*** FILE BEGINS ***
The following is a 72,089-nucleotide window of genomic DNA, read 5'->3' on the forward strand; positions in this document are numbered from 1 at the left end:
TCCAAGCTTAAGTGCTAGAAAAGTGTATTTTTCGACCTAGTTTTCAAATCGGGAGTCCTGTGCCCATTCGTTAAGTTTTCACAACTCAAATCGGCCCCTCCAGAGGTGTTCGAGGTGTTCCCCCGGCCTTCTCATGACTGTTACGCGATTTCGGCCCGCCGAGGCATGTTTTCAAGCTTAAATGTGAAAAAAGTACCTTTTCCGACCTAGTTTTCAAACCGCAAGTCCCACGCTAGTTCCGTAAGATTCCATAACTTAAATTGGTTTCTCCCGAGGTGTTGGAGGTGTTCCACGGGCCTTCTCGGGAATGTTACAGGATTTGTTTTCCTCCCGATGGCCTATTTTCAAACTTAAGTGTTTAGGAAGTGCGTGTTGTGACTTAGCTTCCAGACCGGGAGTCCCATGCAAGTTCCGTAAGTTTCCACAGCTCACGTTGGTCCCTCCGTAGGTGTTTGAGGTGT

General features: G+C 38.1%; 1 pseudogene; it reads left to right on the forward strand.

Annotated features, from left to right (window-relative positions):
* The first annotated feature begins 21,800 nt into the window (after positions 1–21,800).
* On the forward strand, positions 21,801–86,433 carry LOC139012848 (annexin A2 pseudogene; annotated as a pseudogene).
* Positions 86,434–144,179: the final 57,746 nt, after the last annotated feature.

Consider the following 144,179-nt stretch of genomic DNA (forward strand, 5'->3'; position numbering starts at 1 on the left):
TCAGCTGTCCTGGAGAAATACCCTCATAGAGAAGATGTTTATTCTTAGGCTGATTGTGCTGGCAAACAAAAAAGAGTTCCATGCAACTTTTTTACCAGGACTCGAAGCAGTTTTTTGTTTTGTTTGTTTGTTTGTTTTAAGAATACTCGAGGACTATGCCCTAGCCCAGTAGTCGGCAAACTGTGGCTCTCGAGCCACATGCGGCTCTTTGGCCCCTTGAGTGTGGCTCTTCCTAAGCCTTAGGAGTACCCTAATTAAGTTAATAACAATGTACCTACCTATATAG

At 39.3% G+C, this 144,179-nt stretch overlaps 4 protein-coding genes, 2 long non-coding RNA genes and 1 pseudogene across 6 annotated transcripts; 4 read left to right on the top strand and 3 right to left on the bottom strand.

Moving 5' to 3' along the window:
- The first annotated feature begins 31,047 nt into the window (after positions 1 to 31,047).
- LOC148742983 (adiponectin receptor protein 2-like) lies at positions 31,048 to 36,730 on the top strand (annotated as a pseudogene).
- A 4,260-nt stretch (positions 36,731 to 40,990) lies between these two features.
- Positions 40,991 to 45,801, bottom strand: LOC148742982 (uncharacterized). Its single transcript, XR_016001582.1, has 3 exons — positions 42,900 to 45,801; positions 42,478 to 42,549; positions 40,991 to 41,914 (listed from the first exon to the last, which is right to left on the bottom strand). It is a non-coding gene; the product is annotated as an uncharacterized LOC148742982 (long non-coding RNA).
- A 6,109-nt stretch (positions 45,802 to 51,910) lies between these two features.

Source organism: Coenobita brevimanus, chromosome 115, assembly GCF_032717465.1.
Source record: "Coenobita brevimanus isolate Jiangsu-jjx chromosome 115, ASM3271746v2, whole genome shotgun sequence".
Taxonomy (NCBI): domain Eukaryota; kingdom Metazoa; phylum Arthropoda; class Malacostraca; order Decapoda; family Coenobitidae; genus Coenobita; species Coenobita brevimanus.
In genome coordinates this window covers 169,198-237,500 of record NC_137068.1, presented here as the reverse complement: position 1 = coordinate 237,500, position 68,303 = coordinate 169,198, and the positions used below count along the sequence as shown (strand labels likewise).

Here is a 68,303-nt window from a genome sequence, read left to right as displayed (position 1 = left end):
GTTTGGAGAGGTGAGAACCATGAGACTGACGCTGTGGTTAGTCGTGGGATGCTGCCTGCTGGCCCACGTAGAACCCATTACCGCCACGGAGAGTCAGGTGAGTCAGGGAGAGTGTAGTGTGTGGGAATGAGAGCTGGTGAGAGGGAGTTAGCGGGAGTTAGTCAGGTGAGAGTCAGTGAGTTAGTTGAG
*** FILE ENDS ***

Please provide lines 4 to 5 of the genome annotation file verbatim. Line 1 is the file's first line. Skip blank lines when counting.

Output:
Annotated features, from left to right (window-relative positions):
* The first annotated feature begins 21,800 nt into the window (after positions 1–21,800).